We used locally developed FIASCO software (Functional Imaging Analysis Software — Computational Olio) (Lazar et al., 2001) to de-ghost images and estimate and correct for in-plane head motion in k-space and then to reconstruct images (Eddy et al., 1996). Mean in-plane head displacement was <0.6 mm for both paradigms for each subject.
Task-related activation maps were studied based on the results of voxel-wise t-tests on data acquired from individual subjects. No spatial filtering was applied in post-processing to the data. The value t ≥ 3.0 was chosen as a threshold to detect task-related effects. Commonly, fMRI studies use a higher threshold for detecting activation. In this study, our analysis focused only on the relatively small number of voxels constituting the PCS, therefore a lower threshold was used to control Type 1 error rate.
Regions of Interest
Region of interest (ROI) analysis was used to study areas of activation within the PCS. The commonly used approach of superimposing activation maps on T1-weighted structural images was not done to avoid mislocalization of activation in the brain, which results from different image distortions in T1and T2*-weighted images. Rather, we overlaid the activation map from each subject directly on the middle image in the EPI functional image time series (i.e. the 47th of the 95 images acquired from each slice) to localize activation effects. This strategy was made possible by the high spatial resolution of our functional images, which permitted visualization of regions of interest in the functional images themselves (Fig. 2A,B).
For each subject and each task, regions of interest were drawn manually on the selected functional image, guided by concurrent viewing of the SPGR anatomic images, but without knowledge of activation maps. This was achieved using AFNI software (Cox, 1996), which provided simultaneous viewing of sagittal, coronal and horizontal planes of both SPGR and functional images. The atlas of Duvernoy (Duvernoy et al., 1991) was used for consultation. ROIs were drawn to include all gray matter comprising sulci of interest. Examination of the SPGR images and the fMRI time series (Lee et al., 1995) was used to identify large draining veins proximal to regions of interest, and these areas were excluded from ROIs.
We found that there were certain relatively common characteristics of the anatomy of the PCS that we wanted to take into account in our definitions of regions of interest. As illustrated by Ono et al. (Ono et al., 1990), the PCS commonly has side branches at its most medial extent. We defined medial branches of the PCS as those sulci extending for >1 cm from the main body of the PCS and running toward the midline in the rostral direction (antero-medial branch, AB, see Fig. 2C) and in the caudal direction (postero-medial branch, PB, see Fig. 2C). Eight of our subjects had this bifurcation pattern bilaterally and the other three showed it in one hemisphere. Due to the consistent presence of these medial branches across subjects and their ambiguous relationship with the main body of the PCS, we examined activation in these branching sulci separately.
We defined six regions of interest in the axial plane (see Fig. 2C). Two were the anterior and posterior walls of the main body of the PCS, while the other four were the anterior and posterior walls of the antero-medial branch and of the postero-medial branch of the PCS, respectively. To define boundaries of sulci at points of sulcal intersection, we used the point where there was a gap between the sulci — often evident in images of deeper aspects of sulci because sulci often are shallow at points of sulcal junction — to determine the limits of sulci of interest as suggested by Ono et al. (Ono et al., 1990). This procedure was of particular importance for distinguishing the borders between the antero-medial branch of the PCS and the posterior-most aspect of the superior frontal sulcus, which not uncommonly intersect (Ono et al., 1990).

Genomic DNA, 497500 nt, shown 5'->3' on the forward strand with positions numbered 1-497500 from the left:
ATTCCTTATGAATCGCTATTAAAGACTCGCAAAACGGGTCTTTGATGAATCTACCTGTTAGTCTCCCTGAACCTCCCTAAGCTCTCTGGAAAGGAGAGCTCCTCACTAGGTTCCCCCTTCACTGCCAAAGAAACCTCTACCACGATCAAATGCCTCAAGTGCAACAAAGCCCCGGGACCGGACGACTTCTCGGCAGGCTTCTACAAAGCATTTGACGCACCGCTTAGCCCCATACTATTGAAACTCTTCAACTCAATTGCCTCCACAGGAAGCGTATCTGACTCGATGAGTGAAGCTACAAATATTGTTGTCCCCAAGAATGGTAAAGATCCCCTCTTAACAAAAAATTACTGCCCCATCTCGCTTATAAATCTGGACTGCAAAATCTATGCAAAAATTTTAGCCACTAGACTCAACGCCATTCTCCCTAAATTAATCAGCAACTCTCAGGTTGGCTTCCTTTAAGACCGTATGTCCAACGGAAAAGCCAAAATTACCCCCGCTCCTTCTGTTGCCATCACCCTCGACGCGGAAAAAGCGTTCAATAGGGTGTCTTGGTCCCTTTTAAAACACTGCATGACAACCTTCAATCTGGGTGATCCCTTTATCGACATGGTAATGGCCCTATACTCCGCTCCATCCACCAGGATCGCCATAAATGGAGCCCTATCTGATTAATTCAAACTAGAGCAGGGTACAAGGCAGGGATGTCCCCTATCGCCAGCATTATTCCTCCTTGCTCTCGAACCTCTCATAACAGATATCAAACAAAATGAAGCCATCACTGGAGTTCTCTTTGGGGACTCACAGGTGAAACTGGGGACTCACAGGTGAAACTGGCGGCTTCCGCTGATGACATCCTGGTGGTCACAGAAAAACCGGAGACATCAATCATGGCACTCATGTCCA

Due to high variability in sulcal localization, shape and size across individuals, comparison of the anatomical distribution of activation in the PCS across subjects required a procedure that would rescale images from each individual subject to a common metric in order to allow averaging of results across subjects. In each of the three sulci of interest, we aligned and rescaled activation maps relative to their depth from the cortical surface to the fundus along the z-coordinate axis (dorsal to ventral) using the following procedure: (i) the SPGR slices containing the deepest and the most dorsal points of the sulcus (fundus and dorsum, respectively) were identified; (ii) the SPGR slice number including the fundus was set equal to zero, the SPGR slice including the dorsum to 100 and slices between these images were set to their proportional distance between the two reference images in order that the location of slices could be considered in terms of their percentage distance from the fundus to the cortical surface (see Fig. 3); (iii) the middle functional image set in the fMRI time series from each subject was aligned with their SPGR anatomical image set to locate the depth of each functional image relative to sulcal depth of each ROI in each hemisphere; and (iv) we rescaled the z-coordinate values of the functional slices according to the same 0–100 coordinate system as used for the SPGR anatomic images. Therefore, the depth of each functional slice was expressed as a percentage of its distance from the fundus to the cortical surface in each ROI. For each subject, each unit percentage of this portion was assigned the value of activation carried by its corresponding functional slice.